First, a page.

Experts are saying there shouldn’t be a gender gap when it comes to safer drinking. On Thursday, a committee of experts brought together by the U.S. government to work on updating the country’s Dietary Guidelines for Americans released their recommendations. Among them: Both men and women should limit their consumption of alcohol to one drink on days they decide to drink, a reduction from the two drinks that men were previously advised to stick to.
The conventional wisdom has been that men can safely tolerate more alcohol than women, possibly due to their larger average body size. But increasing evidence is starting to show that the limits of safe drinking are lower than we’ve assumed—“safe” meaning that it won’t significantly increase the risk of heart disease, cancer, injuries, violence, and other health problems associated with alcohol. Men also tend to suffer the most harm from alcohol-related disorders and have higher rates of binge and chronic drinking.
In keeping with previous recommendations, the committee doesn’t advise people to start drinking because they think it might have health benefits. They also state that there is now evidence to “tighten” up the guidelines for men, and advise both men and women to drink only once a day when they do drink.
“As a nation, our collective health would be better if people generally drank less,” Timothy Naimi, a member of the committee and an epidemiologist that specializes in alcohol research at Boston University, told NBC News.
The committee also recommended that healthy diets should only have 6% or fewer of their calories derived from added sugars, which is a change from the 10% previously recommended. Interestingly, they noted that there’s some limited evidence suggesting diet sodas and similar products are associated with reduced obesity in adults but not enough evidence to know if these effects compared to sugary drinks are found with children.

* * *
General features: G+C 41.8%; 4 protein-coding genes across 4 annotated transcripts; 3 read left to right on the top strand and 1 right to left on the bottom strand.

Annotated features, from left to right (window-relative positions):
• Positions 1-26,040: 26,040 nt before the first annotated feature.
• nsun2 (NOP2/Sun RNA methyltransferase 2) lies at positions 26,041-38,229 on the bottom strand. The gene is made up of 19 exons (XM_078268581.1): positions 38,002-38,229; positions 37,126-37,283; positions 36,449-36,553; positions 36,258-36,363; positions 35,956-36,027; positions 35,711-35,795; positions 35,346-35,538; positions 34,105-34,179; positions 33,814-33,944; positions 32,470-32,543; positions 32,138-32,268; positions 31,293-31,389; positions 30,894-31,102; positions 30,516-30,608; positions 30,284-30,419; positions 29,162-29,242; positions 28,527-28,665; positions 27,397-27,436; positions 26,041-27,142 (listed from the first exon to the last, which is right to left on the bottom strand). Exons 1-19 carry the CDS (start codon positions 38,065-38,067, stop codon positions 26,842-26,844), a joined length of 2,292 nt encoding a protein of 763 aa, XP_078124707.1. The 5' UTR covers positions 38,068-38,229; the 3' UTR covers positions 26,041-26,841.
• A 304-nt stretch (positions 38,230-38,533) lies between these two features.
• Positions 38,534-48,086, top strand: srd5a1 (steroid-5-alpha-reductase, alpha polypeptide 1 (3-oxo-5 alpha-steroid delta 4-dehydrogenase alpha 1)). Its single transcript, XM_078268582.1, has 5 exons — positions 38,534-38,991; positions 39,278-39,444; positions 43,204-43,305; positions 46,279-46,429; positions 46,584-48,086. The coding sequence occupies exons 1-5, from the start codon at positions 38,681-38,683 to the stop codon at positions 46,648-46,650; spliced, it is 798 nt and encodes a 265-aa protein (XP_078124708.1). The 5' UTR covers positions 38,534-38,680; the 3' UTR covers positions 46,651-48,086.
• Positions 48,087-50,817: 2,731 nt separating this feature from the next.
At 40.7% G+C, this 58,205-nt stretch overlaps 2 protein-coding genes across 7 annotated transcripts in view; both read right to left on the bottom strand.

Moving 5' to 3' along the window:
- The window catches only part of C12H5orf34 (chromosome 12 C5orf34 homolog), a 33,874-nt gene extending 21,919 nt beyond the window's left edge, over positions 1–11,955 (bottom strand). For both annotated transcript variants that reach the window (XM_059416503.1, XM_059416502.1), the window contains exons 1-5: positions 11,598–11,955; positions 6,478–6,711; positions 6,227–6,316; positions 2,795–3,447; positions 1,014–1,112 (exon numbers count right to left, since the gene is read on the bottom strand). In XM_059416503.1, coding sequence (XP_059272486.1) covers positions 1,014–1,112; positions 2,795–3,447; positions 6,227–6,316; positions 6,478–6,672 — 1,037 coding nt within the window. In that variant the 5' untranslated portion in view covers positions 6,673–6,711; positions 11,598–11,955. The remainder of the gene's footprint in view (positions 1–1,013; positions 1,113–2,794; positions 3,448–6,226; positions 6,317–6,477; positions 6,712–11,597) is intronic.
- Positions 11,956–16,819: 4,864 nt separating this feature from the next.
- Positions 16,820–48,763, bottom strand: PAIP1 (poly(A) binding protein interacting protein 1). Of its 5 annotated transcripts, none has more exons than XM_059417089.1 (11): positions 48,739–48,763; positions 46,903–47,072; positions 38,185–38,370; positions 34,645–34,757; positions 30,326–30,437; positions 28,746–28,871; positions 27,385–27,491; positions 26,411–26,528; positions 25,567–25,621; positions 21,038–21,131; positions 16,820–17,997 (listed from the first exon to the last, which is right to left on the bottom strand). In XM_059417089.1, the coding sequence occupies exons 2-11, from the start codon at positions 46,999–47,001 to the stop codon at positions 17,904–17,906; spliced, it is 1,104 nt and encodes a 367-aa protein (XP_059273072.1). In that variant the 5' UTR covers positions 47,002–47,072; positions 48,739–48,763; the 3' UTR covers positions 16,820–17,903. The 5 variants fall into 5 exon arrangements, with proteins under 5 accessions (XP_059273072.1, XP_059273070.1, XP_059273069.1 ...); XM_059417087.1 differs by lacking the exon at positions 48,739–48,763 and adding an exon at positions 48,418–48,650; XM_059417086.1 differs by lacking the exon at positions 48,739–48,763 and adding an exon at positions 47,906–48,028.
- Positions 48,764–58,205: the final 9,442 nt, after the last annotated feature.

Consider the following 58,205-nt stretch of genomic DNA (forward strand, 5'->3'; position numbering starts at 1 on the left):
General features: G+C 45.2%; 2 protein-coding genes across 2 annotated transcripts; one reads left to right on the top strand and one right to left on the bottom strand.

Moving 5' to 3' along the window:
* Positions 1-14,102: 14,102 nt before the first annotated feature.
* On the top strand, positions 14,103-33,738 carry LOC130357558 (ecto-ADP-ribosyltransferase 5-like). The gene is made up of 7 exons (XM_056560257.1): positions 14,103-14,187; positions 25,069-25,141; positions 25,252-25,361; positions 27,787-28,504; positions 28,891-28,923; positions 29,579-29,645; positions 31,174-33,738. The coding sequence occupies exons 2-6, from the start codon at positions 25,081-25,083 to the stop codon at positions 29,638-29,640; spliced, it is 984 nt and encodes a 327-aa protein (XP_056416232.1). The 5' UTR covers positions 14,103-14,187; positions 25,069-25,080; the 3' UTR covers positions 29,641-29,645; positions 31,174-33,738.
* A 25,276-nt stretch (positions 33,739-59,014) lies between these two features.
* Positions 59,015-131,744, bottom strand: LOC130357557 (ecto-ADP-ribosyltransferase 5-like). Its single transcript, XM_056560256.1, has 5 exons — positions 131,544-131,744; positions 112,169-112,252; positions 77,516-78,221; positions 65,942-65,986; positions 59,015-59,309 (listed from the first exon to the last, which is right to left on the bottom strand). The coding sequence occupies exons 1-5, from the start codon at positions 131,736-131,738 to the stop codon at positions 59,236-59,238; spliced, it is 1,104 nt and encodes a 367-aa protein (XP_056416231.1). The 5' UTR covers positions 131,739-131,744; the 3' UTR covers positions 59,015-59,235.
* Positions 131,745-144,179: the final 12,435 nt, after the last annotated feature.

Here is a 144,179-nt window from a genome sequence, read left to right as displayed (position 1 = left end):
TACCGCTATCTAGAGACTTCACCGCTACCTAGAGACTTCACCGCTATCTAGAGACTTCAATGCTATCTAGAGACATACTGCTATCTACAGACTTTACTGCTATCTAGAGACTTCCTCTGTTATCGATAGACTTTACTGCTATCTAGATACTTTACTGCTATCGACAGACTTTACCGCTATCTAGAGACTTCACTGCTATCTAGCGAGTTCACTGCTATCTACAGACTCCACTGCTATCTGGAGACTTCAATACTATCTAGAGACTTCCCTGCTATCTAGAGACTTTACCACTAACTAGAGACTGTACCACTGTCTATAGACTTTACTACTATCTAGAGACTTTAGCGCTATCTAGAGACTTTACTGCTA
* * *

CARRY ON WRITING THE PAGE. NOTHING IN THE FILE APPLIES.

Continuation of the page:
The guidelines, for the first time, will also include recommendations for children younger than 2. Within these, the committee concluded that there’s not enough evidence to support the widespread use of iron supplements for infants without confirmed deficiency or vitamin D supplementation above 400 international units (also known as IU, a common measurement for vitamin dosage). But it continues to recommend, as other public health organisations have, that pregnant and breastfeeding women may benefit from eating fish, as long as it’s relatively low in mercury and high in omega-3 fatty acids.
The recommendations are not binding and may change slightly following further deliberations between federal experts and other public parties before the guidelines are expected to be released at the end of the year. They’re also, of course, just guidelines, and many Americans, studies have shown, are not very good at following them.
But if you’re looking for an extra bit of justification to cut down on your alcohol consumption, here you go.
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